These are seen as primal linchpins, and can be found in countless traditional cultures, regardless of the words. The anima and the animus, Shiva and Shakti, yin and yang. Masculine and Feminine principles are complex and resist being reduced to their simplistic forms. They are far more interesting than the gender binary of male and female. However, of course, pan culturally, they tend to draw from these forms. While both genders have access to each, it is most true that we correlate to one or the other.

Again, its important to remember that these are archetypes and not genders. The polarities of masculine and feminine are complements but substantially different.

When we consider these two archetypes its important to acknowledge their distinctions, and that they are played out in stereotypes. These are grand and sweeping generalizations that help us make sense of the core process unique to each. Let’s consider each one in turn.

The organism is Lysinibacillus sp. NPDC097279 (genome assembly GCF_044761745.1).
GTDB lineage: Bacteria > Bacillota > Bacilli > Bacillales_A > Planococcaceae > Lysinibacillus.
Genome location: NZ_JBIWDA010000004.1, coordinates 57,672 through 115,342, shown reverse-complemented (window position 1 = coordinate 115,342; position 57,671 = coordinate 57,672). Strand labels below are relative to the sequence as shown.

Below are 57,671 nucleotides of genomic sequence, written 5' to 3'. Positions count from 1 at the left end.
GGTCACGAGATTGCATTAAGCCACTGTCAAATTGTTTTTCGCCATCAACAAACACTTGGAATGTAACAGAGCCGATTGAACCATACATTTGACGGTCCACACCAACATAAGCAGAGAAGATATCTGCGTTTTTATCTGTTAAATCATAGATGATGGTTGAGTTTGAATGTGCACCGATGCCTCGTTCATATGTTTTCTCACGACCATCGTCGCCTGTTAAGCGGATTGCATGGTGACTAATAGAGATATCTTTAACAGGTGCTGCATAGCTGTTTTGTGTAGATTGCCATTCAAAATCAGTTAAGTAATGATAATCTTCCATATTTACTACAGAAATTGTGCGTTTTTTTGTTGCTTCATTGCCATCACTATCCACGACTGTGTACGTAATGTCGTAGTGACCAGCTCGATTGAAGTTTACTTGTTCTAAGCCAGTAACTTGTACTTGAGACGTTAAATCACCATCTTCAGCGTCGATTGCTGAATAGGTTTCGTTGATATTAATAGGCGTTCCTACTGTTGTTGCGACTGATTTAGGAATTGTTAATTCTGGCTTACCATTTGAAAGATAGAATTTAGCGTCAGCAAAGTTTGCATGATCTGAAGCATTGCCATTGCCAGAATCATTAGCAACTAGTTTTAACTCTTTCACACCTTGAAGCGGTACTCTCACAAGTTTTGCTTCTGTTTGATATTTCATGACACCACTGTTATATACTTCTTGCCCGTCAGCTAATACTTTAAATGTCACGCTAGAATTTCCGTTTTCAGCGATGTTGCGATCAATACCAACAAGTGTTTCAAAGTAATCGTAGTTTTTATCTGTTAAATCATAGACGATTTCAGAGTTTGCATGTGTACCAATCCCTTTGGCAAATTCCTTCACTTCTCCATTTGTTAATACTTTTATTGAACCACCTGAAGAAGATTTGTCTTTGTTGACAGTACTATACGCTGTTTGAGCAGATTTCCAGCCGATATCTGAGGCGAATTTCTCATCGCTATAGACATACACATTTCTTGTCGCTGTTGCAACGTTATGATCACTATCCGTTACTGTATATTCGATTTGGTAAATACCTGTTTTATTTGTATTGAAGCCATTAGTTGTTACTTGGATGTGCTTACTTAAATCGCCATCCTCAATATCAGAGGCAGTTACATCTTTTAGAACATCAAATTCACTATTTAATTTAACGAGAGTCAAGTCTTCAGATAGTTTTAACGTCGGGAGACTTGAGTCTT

The Feminine

The Feminine, at a base level can be defined as the principle organized around being present moment oriented, creative, demonstrative, emotive, networked, responsive, relational and in constant movement. She seeks, in all things, continuance.

The Divine Feminine, or the full flowering of this archetype, is the creative energy that allows us to meet and experience openly and with vibrancy. When a person is operating out of the feminine they’re less outcome oriented and more in the flow of the present. They’re trusting and intuitive. The ability to flow emotionally is fully integrated and the feelings run hot and fast. Things are felt in their immediacy.

When the Divine Feminine is fully healed of her primal wounds, she is able to allow her emotions to be Data points guiding her into true presence and practical solutions. She is a vessel emptying herself in order to receive and is genuinely breathtaking in her capacity to experience life in the here and now, freely surrounding to all that arises in this moment.